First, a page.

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May 10, 2018

This guy almost died from biting his fingernails

An extreme case from the United Kingdom reminds of the dangers of a nasty habit

Health News Infections
Biting fingernails Designecologist /

To some, biting fingernails is a nasty habit. To others, it's a major-ailment trigger.

Luke Hanoman, 28, is a father of two who lives in the suburbs of Liverpool, United Kingdom. He nearly died last year from sepsis.

Had that happened, he’d have been one of many, many people who die from the “body’s extreme response to an infection.”

On this side of the pond, more than 1.5 million get it annually and some 250,000 of them die. According to the Sepsis Alliance, it impacts more than 26 million people worldwide and kills more than 5 million children annually.

All of which is to say Hanoman is far from alone in his near-death experience with sepsis. But what brought him to death’s door is extremely troubling insofar as it’s a habit that some 20 to 30 percent of people share.

Yes, Hanoman bites his fingernails.

In this specific situation, according to the Liverpool Echo, he bit the skin “down the side of my nail.” Then came the cold sweats, the shakes and the swollen finger.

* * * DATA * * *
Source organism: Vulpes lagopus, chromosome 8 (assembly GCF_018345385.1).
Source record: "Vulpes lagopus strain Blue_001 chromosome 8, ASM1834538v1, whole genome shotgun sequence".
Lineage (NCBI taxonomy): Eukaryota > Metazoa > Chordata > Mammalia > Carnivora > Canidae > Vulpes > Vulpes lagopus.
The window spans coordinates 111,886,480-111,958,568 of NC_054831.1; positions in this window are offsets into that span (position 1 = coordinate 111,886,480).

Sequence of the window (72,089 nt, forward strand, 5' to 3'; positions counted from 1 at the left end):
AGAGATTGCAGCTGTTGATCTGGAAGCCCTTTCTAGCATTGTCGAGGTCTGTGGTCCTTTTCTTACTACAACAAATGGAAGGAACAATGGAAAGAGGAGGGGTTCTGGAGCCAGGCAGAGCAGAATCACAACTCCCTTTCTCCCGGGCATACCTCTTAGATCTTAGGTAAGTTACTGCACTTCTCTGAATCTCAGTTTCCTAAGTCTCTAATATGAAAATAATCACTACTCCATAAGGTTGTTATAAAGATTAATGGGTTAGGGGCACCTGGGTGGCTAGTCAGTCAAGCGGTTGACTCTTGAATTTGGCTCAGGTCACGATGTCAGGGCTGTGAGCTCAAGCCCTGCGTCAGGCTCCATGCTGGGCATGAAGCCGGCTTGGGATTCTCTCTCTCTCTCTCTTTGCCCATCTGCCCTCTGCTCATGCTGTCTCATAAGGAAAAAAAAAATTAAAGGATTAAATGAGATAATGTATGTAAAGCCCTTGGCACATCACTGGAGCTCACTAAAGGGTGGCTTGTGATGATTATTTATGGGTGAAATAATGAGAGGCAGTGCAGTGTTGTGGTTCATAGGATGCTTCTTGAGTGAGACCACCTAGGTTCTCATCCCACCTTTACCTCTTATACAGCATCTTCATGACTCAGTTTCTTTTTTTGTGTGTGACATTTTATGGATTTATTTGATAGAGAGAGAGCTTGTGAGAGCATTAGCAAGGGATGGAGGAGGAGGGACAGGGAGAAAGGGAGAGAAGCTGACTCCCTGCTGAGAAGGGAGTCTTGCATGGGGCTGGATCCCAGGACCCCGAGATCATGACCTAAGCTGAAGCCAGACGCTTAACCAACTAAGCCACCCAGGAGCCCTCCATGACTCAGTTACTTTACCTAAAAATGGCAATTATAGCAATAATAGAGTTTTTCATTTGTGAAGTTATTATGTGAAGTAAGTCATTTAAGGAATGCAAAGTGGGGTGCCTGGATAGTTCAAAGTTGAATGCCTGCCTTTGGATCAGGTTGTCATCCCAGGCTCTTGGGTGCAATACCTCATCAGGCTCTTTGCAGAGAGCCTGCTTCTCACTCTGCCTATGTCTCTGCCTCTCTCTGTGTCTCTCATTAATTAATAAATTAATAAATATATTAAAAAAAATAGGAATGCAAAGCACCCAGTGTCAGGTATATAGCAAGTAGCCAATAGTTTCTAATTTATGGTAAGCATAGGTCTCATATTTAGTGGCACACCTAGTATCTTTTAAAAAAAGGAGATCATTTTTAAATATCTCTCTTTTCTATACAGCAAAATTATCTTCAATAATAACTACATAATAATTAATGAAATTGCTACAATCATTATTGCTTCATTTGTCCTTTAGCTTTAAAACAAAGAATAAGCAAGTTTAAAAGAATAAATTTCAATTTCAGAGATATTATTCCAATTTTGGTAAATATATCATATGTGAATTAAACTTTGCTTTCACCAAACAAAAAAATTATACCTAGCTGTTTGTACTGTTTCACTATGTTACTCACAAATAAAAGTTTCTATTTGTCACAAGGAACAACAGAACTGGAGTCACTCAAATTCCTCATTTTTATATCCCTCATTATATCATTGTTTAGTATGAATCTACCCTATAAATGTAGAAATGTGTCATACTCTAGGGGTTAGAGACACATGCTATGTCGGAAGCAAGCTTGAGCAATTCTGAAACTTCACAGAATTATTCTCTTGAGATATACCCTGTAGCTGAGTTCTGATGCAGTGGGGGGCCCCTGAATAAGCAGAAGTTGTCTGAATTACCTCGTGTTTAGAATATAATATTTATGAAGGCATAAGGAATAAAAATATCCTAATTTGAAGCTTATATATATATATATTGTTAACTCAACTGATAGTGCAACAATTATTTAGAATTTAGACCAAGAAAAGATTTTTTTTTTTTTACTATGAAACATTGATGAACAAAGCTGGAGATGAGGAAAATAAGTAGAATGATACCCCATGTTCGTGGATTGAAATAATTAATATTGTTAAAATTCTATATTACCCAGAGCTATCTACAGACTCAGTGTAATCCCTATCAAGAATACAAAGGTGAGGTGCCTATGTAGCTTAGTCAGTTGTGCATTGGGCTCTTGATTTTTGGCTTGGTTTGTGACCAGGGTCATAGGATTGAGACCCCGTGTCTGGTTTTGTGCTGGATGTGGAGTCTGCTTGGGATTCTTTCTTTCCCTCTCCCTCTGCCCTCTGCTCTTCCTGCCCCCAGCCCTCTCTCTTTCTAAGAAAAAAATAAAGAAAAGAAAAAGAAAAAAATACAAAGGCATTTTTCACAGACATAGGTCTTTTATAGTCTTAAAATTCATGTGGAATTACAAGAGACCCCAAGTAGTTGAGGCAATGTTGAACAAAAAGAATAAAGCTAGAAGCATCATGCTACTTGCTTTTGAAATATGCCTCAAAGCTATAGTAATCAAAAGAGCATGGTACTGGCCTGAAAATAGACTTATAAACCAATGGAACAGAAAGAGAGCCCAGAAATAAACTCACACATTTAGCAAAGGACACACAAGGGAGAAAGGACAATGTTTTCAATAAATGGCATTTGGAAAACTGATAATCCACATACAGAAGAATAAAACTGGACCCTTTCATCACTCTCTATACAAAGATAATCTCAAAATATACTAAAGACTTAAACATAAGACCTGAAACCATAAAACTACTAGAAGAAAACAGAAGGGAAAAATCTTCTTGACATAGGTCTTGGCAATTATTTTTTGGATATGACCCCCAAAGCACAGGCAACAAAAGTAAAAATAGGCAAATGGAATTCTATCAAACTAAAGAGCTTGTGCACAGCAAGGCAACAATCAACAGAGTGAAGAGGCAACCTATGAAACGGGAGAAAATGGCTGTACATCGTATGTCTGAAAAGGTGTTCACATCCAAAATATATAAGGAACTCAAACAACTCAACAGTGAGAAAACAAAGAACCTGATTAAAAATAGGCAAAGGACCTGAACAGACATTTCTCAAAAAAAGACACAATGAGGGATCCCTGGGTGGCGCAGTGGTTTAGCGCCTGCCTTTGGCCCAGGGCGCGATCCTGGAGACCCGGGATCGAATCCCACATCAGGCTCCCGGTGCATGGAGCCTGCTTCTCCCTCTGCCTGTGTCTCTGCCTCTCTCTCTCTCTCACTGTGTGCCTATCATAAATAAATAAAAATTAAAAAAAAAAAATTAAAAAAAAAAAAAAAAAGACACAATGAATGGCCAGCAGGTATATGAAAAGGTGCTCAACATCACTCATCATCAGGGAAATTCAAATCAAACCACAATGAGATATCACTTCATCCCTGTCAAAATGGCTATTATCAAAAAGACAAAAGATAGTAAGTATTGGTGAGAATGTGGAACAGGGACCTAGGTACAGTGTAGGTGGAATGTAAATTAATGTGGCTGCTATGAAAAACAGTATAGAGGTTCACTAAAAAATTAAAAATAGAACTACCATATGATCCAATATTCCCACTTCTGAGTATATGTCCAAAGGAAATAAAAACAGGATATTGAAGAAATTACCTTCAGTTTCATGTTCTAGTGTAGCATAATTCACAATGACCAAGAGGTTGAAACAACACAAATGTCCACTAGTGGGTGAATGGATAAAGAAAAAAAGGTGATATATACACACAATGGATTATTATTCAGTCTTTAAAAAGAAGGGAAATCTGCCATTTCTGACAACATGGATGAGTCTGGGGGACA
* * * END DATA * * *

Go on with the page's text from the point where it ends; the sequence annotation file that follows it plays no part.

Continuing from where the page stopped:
That prompted a four-day hospital trip, an IV drip and the bounce back from the verge of septic shock.

I’m not sure why this story started making the social-media rounds this month. (Maybe the fact that May 18 is the UK Sepsis Trust’s “Wear Red Day”?)

But it is nightmare fuel. If you’re anything like me, you also bite your nails and you also don’t want that nasty habit land you in a death-by-sepsis coffin.

The stop-nail-biting how-to guide is a cottage industry. (See here, here, here, here, here, here, here and here if you think it’d help you shake the habit.)

Me? I need to go the scared-straight route, so I looked up other nail biting-based nightmares and will share them in the spirit of helping those in need.

With no further ado, here are four scary tales from the world of onychophagia:

In 2014, 40-year-old John Gardener bit his fingernails until they bled. Then, he died from a heart attack because of the ensuing septic infection.

In 2017, 33-year-old Cherie Newman decided to rip off (with fingers, not teeth, but it's similar enough) one of her acrylic nails. In doing so, she tore off part of her thumb and developed blood poisoning. She survived and started using her story as a teachable moment for others.

This isn’t so much a nail-biting horror story as it is a nail-related one. Earlier this year, the International Journal of Surgery Open shared the tale of a 28-year-old man from Pakistan who went to the hospital complaining of finger pain. Turned out that a second fingernail grew atop the existing one on his middle finger. He had to get knocked out to get it removed.

A 1954 edition of the South African Medical Journal included a case report about a “bezoar of the stomach composed of nails.” A bezoar is a “mass found trapped in the gastrointestinal system.” Fingernails aren’t digestible. Which means if you bite, and eat, your fingernails, they might team up and form an alien entity inside you.

So there you have it. Biting and otherwise fiddling with your fingernails can kill or maim you. So, don't do it!

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